The Pilot also got issues into people's hands with the help of 60 newsies. In 1999, a local Boys and Girls Club was created after a half a million dollar gift from Pinehurst after the U.S. Open. The Pilot had kids from the club dress us as newsies and sent them around town with red wagons to give out papers. The paper then donated $10,000 to the club.
"The kids loved it because they were helping earn money for their club, so they were motivated and into it," Woronoff said.
5. Figure out the tech stuff.
The last time The Pilot reported on the U.S. Open was in 2007 with the Women's Open. In the last seven years, a lot had changed.
"During our first U.S. Open 1999, we processed film at a local one-hour Kodak booth, for God's sake," Nagy said. "In that time, technology had changed dramatically. We spent a bit of time studying our work flow processes from prior Opens and then redesigned our work to incorporate modern technology."
So instead of waiting for the USGA's 9 p.m. player-by-player score update each night, staff used a Google Docs spreadsheet and tracked scoring.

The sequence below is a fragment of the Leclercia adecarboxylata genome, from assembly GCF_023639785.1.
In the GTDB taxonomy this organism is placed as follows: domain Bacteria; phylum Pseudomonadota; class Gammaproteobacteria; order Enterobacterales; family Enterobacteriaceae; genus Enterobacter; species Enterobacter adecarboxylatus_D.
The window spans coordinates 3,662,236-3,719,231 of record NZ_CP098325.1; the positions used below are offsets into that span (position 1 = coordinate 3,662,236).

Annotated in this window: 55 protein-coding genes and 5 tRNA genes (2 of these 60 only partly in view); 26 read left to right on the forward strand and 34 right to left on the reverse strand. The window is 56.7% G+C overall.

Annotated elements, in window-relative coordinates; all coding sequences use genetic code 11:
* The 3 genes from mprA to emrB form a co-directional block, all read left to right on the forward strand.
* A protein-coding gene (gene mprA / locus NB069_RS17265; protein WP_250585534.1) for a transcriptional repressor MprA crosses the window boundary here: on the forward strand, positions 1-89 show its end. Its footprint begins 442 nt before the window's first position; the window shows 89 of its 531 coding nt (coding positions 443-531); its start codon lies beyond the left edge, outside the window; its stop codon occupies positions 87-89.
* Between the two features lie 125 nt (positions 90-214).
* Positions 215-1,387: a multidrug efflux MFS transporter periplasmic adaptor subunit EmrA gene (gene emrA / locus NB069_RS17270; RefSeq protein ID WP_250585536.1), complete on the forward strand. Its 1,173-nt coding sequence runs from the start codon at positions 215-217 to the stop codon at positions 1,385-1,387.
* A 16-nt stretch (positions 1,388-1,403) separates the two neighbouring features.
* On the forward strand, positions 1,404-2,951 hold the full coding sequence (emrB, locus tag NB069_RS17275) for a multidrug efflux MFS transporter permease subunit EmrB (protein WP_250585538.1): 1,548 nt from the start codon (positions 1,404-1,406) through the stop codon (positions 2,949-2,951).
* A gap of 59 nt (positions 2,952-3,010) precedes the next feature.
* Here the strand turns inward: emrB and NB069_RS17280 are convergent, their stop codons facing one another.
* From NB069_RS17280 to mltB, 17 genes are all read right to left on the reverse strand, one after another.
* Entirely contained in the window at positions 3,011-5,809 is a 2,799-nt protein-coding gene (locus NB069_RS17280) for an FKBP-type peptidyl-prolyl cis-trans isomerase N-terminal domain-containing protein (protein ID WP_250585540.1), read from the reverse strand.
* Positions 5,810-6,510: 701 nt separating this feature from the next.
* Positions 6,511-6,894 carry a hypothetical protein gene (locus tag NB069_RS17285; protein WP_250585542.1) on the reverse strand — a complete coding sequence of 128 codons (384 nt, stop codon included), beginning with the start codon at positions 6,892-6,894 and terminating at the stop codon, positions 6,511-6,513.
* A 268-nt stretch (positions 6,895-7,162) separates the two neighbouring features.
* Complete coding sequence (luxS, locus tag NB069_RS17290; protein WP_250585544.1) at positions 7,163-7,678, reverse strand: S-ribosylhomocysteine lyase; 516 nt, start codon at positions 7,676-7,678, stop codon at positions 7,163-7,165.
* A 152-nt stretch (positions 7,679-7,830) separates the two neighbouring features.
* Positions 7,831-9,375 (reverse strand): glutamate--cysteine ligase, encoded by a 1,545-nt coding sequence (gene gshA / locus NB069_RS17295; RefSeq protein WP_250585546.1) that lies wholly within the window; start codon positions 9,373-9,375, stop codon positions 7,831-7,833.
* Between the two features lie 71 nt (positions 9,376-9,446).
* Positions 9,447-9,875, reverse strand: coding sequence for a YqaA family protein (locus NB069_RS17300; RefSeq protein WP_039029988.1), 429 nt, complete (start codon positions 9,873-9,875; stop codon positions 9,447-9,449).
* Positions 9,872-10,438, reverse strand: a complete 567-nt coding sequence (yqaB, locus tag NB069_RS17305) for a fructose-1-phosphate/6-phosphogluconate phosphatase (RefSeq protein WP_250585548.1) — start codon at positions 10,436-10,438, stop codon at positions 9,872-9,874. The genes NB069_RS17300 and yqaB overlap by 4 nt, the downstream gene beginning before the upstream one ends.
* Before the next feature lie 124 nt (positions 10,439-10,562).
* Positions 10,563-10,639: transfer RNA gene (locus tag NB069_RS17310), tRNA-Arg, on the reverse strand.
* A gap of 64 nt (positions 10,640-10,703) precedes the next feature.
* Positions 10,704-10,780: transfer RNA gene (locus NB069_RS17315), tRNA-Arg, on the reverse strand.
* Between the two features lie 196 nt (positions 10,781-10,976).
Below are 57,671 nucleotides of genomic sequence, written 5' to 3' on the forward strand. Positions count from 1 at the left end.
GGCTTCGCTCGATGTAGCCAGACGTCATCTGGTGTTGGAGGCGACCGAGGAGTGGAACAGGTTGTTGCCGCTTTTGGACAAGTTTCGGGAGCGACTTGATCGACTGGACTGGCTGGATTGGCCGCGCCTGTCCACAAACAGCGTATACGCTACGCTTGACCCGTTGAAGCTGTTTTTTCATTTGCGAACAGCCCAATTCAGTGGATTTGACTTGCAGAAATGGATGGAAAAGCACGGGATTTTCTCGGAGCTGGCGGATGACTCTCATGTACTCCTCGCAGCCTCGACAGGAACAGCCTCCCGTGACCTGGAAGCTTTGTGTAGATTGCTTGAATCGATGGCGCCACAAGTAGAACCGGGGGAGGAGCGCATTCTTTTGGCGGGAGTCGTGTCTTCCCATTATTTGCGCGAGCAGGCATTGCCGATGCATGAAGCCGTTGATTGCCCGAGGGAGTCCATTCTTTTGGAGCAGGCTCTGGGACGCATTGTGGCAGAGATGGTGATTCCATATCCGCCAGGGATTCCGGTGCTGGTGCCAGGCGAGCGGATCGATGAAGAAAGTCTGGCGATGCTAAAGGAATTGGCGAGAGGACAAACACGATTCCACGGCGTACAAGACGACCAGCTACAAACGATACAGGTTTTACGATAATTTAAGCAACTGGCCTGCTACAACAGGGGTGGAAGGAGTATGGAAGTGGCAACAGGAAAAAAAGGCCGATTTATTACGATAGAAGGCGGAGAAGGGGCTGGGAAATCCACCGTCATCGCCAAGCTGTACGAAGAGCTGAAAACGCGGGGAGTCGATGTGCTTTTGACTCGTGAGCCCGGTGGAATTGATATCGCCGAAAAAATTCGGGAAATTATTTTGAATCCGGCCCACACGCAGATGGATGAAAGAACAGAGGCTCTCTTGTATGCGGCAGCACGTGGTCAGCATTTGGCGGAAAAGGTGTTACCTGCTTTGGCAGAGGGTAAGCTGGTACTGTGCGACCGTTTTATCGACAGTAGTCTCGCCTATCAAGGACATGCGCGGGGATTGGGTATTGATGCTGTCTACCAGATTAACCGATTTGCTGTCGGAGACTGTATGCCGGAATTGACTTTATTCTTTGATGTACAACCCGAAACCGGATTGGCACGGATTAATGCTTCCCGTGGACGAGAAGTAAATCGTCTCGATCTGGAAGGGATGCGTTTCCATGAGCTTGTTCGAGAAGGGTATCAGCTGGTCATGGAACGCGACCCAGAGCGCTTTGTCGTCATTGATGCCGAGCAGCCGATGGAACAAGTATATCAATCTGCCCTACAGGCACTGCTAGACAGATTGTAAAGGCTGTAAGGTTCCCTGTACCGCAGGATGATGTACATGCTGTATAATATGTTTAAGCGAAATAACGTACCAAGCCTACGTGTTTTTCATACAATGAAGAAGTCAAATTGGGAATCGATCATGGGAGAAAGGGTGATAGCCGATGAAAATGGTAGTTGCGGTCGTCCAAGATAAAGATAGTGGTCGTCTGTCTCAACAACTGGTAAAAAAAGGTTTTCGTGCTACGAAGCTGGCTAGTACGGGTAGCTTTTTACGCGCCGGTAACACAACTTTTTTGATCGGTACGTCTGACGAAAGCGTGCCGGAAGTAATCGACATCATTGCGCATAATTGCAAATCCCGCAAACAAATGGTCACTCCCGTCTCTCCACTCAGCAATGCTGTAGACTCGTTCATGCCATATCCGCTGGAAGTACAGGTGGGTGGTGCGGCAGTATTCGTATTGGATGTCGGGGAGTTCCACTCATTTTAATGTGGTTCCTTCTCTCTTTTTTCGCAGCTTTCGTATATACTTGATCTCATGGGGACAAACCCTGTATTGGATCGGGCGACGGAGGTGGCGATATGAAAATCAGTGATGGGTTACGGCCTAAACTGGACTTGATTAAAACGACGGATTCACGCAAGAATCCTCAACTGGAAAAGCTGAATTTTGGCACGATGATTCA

"It was on the page ready to go within 20 minutes after the final putt," Nagy said. "Several staffers coordinated by filling in the spreadsheet as players moved through the course. Simple, but not something we did seven years ago."
They used DropBox and other cloud services to keep everyone connected, showing the staff in the media room how pages looked in design and also sharing photos.
"Social media also wasn't around in 2007, so this time we had personnel responsible solely for updating Facebook and Twitter feeds, in addition to updating our website with real-time results and stories as they came in."
There may be one more thing to add to this list -- figure out if your company has enough money "to risk this 'big hairy dream,'" Lauterer said.
In 1999 when The Pilot first tried a daily production, they'd never done anything like it.
"You do have to be pretty bold to do that as a publisher," Lauterer said.
This year. profits from the ads sold during those two weeks generated a month's worth of revenue, essentially adding a 13th month to the year, Woronoff said. But the motive wasn't just profit, he added.
"It mattered to us. News is like a hurricane -- the closer you are to the middle of the storm, the more important it is to you."